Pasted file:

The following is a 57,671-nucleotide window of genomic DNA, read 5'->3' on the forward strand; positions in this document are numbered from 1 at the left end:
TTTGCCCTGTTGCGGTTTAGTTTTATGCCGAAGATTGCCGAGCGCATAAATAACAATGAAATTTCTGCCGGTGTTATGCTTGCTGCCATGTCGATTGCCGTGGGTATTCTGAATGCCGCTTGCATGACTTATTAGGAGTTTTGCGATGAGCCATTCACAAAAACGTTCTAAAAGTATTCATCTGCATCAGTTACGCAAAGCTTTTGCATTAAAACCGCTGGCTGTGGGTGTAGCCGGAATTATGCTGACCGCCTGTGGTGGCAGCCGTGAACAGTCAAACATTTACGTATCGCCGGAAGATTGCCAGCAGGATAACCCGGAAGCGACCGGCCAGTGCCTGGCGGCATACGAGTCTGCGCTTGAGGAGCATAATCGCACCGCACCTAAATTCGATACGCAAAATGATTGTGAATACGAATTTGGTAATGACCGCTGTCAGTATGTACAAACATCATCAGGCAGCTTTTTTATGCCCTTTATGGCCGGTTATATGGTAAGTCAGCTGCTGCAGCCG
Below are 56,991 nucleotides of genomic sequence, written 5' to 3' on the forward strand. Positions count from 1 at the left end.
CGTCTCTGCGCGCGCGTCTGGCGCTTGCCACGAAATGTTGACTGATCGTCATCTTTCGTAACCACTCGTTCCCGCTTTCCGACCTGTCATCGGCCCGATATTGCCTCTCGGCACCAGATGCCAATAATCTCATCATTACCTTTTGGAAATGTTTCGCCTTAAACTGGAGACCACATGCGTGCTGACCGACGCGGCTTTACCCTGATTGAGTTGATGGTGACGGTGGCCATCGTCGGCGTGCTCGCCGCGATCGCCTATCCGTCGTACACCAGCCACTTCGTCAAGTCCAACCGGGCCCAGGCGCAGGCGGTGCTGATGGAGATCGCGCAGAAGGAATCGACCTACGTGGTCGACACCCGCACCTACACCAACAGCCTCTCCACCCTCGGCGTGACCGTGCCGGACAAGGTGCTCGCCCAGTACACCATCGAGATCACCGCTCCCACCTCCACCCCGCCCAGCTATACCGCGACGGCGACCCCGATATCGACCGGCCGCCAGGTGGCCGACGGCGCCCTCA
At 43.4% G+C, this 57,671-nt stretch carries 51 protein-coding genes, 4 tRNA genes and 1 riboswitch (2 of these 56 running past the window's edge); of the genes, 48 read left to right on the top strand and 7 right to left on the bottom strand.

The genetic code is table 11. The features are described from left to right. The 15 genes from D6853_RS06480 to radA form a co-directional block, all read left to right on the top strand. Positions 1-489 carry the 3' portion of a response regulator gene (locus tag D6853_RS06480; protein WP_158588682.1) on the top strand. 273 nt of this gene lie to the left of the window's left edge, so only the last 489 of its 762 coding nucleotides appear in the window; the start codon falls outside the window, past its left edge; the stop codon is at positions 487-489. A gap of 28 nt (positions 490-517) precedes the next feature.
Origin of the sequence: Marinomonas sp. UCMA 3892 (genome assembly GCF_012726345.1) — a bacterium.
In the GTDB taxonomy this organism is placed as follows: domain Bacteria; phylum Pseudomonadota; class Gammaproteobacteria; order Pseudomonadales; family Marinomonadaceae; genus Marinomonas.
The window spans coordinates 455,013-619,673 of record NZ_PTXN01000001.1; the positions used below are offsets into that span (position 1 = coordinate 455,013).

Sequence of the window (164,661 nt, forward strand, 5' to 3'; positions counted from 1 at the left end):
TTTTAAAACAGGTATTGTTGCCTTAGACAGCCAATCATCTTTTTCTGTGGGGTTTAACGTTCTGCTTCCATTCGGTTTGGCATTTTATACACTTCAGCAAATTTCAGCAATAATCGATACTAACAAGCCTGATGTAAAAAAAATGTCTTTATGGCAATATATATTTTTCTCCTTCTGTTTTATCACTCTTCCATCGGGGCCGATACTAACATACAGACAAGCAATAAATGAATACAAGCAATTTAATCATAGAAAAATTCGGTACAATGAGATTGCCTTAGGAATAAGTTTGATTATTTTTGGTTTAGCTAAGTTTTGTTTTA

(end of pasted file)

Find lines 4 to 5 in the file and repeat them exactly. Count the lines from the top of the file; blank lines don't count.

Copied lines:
CGTCTCTGCGCGCGCGTCTGGCGCTTGCCACGAAATGTTGACTGATCGTCATCTTTCGTAACCACTCGTTCCCGCTTTCCGACCTGTCATCGGCCCGATATTGCCTCTCGGCACCAGATGCCAATAATCTCATCATTACCTTTTGGAAATGTTTCGCCTTAAACTGGAGACCACATGCGTGCTGACCGACGCGGCTTTACCCTGATTGAGTTGATGGTGACGGTGGCCATCGTCGGCGTGCTCGCCGCGATCGCCTATCCGTCGTACACCAGCCACTTCGTCAAGTCCAACCGGGCCCAGGCGCAGGCGGTGCTGATGGAGATCGCGCAGAAGGAATCGACCTACGTGGTCGACACCCGCACCTACACCAACAGCCTCTCCACCCTCGGCGTGACCGTGCCGGACAAGGTGCTCGCCCAGTACACCATCGAGATCACCGCTCCCACCTCCACCCCGCCCAGCTATACCGCGACGGCGACCCCGATATCGACCGGCCGCCAGGTGGCCGACGGCGCCCTCA
At 43.4% G+C, this 57,671-nt stretch carries 51 protein-coding genes, 4 tRNA genes and 1 riboswitch (2 of these 56 running past the window's edge); of the genes, 48 read left to right on the top strand and 7 right to left on the bottom strand.